{props.children}
    </MainContainer>
  </Container>
)

export default PopOut

Organisms

As we get to organisms, we start to see Classes being used, bringing in several Molecules and atoms, often with components that render on the frontend as well as server.

This is a carousel component. It had several smaller components and so many unique styles that they were collocated within a folder.

class CardsCarousel extends React.Component {
  constructor(props) {
    super(props)
  }

  render() {
    return (
      <Main
        style={
          this.props.backgroundimg
            ? {
                backgroundImage: `url(${this.props.backgroundimg})`,
                backgroundSize: `cover`,
              }
            : null
        }
      >
        <Container {...this.props}>
          <MainTextContainer>
            <HeadingSecondary textColor={this.props.textColor}>
              {this.props.heading || 'Recent News'}
            </HeadingSecondary>
            <Paragraph textColor={this.props.textColor}>
              {this.props.content || 'Content.'}
            </Paragraph>
            <Button to="/news/" white>
              Read more articles
            </Button>
          </MainTextContainer>
          <CardsContainer>
              <Carousel lightBubbles {...CAROUSEL_SETTINGS_LARGE}>
                {this.props.posts
                  ? this.props.posts.map(item => (
                      <Card key={item.node.id} data={item.node} />
                    ))
                  : null}
              </Carousel>
          </CardsContainer>
        </Container>
      </Main>
    )
  }
}

export default CardsCarousel

Partials

As I developed this project, I realised there was an extra item which I didn’t feel fitted into either Organisms or Templates. These were the site’s headers, footer, and a parent component called Layout which would wrap all of the pages and provide some base CSS (fonts and a minimal reset).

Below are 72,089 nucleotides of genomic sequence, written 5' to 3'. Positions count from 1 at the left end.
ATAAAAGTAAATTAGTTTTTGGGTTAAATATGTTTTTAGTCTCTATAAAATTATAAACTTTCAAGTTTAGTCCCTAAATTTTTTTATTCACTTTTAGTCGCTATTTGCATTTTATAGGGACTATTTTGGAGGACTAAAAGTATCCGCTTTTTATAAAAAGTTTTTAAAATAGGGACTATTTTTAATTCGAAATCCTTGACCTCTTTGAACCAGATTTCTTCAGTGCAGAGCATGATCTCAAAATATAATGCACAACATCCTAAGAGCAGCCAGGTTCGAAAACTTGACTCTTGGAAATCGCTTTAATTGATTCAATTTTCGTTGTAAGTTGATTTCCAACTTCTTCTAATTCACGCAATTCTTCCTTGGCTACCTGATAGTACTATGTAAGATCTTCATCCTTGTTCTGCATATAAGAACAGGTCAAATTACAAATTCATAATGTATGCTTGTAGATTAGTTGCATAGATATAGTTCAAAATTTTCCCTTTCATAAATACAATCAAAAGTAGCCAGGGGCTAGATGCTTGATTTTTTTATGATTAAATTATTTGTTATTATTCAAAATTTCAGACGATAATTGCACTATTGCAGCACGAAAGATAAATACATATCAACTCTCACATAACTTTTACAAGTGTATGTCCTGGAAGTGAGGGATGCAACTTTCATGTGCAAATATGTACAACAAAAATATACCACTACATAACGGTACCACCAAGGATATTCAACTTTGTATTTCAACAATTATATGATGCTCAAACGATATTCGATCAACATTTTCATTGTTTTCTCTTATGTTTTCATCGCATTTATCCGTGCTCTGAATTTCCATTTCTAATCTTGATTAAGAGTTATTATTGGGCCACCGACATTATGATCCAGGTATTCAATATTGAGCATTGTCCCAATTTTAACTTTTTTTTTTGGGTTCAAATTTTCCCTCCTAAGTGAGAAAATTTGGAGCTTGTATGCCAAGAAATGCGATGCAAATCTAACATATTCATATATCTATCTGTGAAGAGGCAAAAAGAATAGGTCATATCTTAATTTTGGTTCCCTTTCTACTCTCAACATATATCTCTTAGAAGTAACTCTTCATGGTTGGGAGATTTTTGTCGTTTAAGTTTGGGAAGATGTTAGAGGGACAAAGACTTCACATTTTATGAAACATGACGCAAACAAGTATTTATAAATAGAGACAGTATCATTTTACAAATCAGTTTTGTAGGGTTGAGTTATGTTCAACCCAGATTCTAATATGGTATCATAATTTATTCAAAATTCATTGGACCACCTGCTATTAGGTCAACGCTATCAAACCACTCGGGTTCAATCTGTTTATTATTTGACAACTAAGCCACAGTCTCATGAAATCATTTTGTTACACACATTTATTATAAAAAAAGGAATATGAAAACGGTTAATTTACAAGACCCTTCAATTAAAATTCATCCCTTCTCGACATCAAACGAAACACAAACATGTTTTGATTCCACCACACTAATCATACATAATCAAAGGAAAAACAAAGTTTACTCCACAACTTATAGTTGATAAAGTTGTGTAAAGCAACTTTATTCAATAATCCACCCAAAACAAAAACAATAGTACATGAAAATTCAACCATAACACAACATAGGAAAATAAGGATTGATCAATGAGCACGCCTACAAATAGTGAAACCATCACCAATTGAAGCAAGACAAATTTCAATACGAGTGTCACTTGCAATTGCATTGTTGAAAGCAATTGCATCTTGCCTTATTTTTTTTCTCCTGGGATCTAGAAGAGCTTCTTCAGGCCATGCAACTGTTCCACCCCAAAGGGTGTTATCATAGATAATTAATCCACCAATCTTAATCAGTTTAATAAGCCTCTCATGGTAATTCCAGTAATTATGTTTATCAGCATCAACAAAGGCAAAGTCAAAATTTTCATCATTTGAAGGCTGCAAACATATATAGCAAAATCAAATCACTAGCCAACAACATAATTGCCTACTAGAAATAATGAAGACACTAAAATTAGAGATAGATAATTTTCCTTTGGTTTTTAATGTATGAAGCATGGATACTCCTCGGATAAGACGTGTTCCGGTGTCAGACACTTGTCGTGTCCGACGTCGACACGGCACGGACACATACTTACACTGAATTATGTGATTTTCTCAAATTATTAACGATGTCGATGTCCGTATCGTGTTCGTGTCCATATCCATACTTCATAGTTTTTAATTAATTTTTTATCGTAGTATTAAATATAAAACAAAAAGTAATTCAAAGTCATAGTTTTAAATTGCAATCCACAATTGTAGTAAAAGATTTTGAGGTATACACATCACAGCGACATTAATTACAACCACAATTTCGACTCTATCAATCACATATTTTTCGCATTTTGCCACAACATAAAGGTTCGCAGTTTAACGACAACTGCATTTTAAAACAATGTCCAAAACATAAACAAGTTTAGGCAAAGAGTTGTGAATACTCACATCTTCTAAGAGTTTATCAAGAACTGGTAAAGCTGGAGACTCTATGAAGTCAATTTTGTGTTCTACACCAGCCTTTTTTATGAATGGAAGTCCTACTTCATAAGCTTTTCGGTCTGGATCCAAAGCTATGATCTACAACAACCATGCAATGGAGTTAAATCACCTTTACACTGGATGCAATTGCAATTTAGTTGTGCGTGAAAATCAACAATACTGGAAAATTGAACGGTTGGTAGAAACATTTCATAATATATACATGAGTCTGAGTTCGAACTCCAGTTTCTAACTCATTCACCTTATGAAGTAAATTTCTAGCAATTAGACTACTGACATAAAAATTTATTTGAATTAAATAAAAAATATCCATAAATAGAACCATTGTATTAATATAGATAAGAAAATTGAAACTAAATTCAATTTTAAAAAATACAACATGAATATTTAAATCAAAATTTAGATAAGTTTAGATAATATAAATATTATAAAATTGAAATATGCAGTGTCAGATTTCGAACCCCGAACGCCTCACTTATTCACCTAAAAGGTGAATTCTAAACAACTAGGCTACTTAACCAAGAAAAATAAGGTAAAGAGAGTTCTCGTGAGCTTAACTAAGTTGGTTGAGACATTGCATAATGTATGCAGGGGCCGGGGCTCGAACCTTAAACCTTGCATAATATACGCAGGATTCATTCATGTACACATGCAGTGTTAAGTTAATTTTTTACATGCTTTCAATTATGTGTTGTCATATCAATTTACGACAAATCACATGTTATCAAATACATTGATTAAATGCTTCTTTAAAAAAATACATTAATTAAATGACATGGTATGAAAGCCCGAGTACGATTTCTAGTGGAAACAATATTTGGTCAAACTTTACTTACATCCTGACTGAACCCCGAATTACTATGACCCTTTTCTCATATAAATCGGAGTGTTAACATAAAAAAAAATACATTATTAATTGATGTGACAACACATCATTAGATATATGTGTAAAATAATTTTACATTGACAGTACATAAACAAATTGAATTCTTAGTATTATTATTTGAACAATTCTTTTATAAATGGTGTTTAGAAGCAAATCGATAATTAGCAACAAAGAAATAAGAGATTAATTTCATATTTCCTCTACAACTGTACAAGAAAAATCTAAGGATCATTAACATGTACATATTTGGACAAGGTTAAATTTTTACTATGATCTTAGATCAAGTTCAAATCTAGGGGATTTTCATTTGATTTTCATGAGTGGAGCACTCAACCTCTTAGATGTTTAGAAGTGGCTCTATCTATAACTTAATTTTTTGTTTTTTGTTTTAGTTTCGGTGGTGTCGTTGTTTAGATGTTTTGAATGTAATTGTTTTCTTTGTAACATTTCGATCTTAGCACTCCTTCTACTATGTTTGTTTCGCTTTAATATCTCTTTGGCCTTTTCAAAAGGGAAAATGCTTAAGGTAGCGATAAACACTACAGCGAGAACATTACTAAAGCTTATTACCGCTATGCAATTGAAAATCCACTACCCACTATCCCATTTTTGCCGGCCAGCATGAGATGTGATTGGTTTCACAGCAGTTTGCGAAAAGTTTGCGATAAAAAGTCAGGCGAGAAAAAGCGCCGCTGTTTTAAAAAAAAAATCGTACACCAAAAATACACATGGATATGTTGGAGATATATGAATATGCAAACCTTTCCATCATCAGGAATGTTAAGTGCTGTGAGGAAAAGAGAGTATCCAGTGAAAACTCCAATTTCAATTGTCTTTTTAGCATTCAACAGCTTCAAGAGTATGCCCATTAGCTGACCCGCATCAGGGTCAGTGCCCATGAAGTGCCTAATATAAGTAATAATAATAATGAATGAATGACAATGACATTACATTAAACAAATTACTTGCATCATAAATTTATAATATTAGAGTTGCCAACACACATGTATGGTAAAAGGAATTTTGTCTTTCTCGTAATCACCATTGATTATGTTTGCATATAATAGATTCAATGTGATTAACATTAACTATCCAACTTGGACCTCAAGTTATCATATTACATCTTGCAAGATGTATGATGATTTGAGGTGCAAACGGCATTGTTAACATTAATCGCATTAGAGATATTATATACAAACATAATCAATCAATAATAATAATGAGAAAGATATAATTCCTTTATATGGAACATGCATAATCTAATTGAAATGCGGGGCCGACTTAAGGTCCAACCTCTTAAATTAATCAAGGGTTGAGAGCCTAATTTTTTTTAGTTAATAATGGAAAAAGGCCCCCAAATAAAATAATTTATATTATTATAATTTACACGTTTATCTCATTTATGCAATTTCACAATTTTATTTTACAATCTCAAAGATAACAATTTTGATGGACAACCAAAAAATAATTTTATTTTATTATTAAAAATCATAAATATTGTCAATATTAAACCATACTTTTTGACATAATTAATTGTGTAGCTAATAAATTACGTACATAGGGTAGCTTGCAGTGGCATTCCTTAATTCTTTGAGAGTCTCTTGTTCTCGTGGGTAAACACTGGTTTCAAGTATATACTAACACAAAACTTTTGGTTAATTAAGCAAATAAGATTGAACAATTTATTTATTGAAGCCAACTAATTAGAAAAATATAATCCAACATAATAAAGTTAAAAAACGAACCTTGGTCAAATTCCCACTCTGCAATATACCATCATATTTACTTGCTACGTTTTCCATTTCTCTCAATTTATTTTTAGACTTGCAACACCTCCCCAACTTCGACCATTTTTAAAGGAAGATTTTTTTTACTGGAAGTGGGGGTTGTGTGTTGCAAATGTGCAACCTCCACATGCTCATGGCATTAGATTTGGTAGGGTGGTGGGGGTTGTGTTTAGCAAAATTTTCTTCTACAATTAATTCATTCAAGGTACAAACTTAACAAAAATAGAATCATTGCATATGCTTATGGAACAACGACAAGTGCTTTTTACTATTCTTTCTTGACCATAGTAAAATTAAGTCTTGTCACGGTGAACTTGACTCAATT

So I created a Partials folder for these 3 components. I’m still not certain they shouldn’t have been Organisms. But easy discovery for me meant that I wanted to keep them separate from other, re-usable Organisms that would be used in different contexts.

Templates

Does what it says on the tin really. These are where the layout for pages that were programmatically created from other data sources are kept.

Pages

Fully formed JSX pages lived here, comprising of a component that would wrap every page (Partials/Layout.js), and many Organisms, Molecules and Atoms to build up entire pages.

Here’s a short example of a page so you can see the final use of this approach:

import React from 'react'
import Helmet from 'react-helmet'
import * as variable from '../components/variables'
import Layout from '../components/Templates/Layout'
import Link from '../components/Molecules/Link'
import * as atom from '../components/Atoms'

import Masthead from '../components/Organisms/Masthead'

export const frontmatter = {
  title: "NOT FOUND",
  path: "404",
  description: "Page not found",
  inMainNav: false
}

const NotFoundPage = props => (
  <Layout>
    <Helmet>
      <title>NOT FOUND | { props.data.site.siteMetadata.title }</title>
      <meta name="description" content="Page not found." />
    </Helmet>
    <Masthead
        title="NOT FOUND"
        intro="Page not found"
        textColor={variable.BRAND_SECONDARY}
    />
    <atom.Band>
      <atom.Container>
        <atom.Paragraph>You just hit a route that doesn't exist... the sadness.</atom.Paragraph>
        <atom.Paragraph>You might want to check out the <Link to="/sitemap">sitemap</Link>, or go back to the <Link to="/"> homepage</Link>.</atom.Paragraph>
      </atom.Container>
    </atom.Band>
  </Layout>
)

export default NotFoundPage

export const query = graphql`
query notFoundPageQuery {
  site {
    siteMetadata {
      title
    }
  }
}
`

As you can see from this code, an approach I started to adopt included importing everything from atoms and using <atom.band> to identify clearly what grouping it came under. It also made imports much shorter and somewhat tidier.

Atomic Could Be the Future

The title of this section is a bit of a misnomer. The Atomic approach might not be best for your project. It might not fit your development team workflow. Or it might not match your particular mental model of how you see your project’s code. That’s OK, I document this in the hopes that it might be useful to some.

If you do end up adopting this approach I’d really like to know about it.

“Wisest are they who know they do not know.” —Jostein Gaarder